This past school year my good friend in southern Arizona at a high school I will not name was asked to help out his department. You see they couldn’t find a physics teacher anywhere, but when the new laws passed that pretty much anyone can teach in Arizona; the floodgates opened and a whopping one candidate stepped forward for this lucrative position as a science teacher. As my friend Mike likes to say, “Vargas, I can size up these rookies after day one” My friend Mike is a former cop and tough as nails, old dog, veteran teacher, who would give anything for his kids. He has been around the block numerous times and then some. So, when this rookie new teacher showed up straight from corporate America with zero skills working with kids – he knew right away this was not a well-designed game plan.
Just like a non-calculated, desperate plan of convivence; this experiment of gathering fresh meat for the corps, floundered miserably. As Mike would tell me later, this guy lasted all but 9 days in the classroom. I mean can you blame him? This guy got his first paycheck and realized the juice was not worth the squeeze. After being in corporate American where you have things like regular bathroom breaks and moments of Zen in front of a computer terminal, his reality was not living up to the dream he thought he wanted. In fact, he learned in 9 days what we in this profession have always known; and that is education is gritty, tough, hard-work. And you better believe we know it and were proud of it.
However, this is not what my story is about. It is what comes after that is alarming to me and should be to you too. I remember this story last year very well and was amazed that someone would just quit into 2 weeks on the job and just leave those kids hanging. But was even more amazing was that the district had the nerve to ask my old friend to teach all of his kids plus all of this other guys kids, together in the lecture hall – for the rest of the year….! Mind you it’s August!
I don’t know about you, but do you think you could handle 60 kids in a lecture hall for 5 periods straight with no prep? All I can say, is there would need to be some serious compensation behind that offer. But alas, we don’t work in corporate America where bargaining for more money is even possible. Instead we are in a system that offered my friend the standard partial 20% raise for taking the additional class. I had to shake my head a little bit, let me get this straight…. you take on double the number of students. grading, instruction, etc.… and you offer only a 20% one time raise in pay. Who would do such a thing??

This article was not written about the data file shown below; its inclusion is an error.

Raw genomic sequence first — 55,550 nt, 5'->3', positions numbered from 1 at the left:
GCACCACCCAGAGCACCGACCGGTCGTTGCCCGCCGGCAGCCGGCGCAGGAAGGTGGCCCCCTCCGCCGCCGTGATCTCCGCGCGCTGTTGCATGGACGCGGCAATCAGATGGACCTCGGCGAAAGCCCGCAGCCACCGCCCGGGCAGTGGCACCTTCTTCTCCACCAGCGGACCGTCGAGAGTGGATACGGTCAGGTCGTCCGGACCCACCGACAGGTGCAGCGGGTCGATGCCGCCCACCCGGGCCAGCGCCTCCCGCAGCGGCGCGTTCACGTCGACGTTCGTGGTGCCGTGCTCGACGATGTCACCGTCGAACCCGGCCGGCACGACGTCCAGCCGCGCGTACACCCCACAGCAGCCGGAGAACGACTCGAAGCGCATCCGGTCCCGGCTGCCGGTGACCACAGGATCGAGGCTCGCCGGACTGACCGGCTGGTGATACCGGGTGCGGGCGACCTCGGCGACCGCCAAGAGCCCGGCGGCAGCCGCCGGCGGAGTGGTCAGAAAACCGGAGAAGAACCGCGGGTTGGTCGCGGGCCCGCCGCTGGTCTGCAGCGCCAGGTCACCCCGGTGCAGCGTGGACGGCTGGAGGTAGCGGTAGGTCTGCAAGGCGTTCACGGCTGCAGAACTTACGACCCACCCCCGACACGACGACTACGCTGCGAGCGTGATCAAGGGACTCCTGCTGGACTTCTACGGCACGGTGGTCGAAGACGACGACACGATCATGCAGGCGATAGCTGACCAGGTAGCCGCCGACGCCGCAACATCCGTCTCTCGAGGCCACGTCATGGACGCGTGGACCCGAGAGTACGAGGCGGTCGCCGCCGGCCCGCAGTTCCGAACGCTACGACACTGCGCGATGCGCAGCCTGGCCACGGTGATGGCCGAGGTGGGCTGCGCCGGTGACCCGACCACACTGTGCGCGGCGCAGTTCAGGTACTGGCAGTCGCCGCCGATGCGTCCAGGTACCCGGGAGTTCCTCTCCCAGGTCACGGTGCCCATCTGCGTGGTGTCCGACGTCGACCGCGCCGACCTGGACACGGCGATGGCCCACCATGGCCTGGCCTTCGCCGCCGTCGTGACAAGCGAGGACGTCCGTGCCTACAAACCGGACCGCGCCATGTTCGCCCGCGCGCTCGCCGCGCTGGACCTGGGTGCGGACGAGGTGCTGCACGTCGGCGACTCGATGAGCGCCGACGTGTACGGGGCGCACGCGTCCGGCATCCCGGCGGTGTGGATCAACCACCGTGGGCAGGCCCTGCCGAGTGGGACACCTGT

The surprising answer is, more people do it than you think.
So, what does that mean to lose your prep period? Well other than the obvious of losing those precious minutes needed to get your lessons prepared and grades entered, I tell folks it’s akin to gambling your sanity away for 4-9 months. Because unless you have perfect angels all the way around, you better believe that your gray hairs will accelerate their growth.
So, what really happens when teachers lose their prep time? For one, your ability to maneuver and adjust. If a lesson goes bad or something happens and you need to make changes, the time to do so doesn’t exist. Like all things in life we can’t always predict the future. And without that prep, the ability to adjust, alter, and amend your instruction go out the window.
I have spoken to numerous colleagues about this situation over the years, and I can tell you that in many cases the level and quality of instruction diminishes. Teachers will inherently do less, and by less, I mean less assignments, less labs, and definitely less one-on-one instructional time.
Right now, I have a colleague doing this exact same thing. In her opinion the hardest part about losing a prep is the grading. Most high school teachers in Arizona have around 160-180 students for the school year. Losing a prep sends that number to 210 and higher. Unless your grading everything with a scantron or phone app, its nearly impossible to get through that many kids work and give any kind of constructive feedback. And even if you are using technology to get the grading done, the odds are you are not spending the time after to go over the work being done.
According to a recent Organisation for Economic Co-operation and Development OECD report based in the EU(http://www.oecd.org/edu/education-at-a-glance-2014.pdf ), teachers in America have the highest face to face time in the world logging in at 1300 hours a year. Most other countries the numbers are more like 800hrs, with our favorite country Finland logging in at 700 hrs. The OECD report is quite clear that us Americans are teaching very differently than our counterparts overseas.
While I was in Belgium, we started at 8:00 and were done by 3 every day. We had 45 mins for lunch and a one hour prep period. I can’t even to begin to tell you how much more productive I was in comparison to where I am now. Today, I get 20 mins for lunch and 50 min prep, however at least once a week I have to use it to sub or take care of unexpected events that don’t directly affect my craft.
So, what does this mean, well if we look at the data it basically says that more is not better. The more time teachers spend in front of kids in the classroom does not equate necessarily to more success. In fact, less face to face time is better and has side effect that we want like less teacher burnout and the ability to spend more time with kids one on one, which is a win for everyone. I know I say this all the times, but its true… just look at the data when making decisions. Giving teachers breathing room to work with kids makes sense. By losing our preps, kids are going to miss some steps.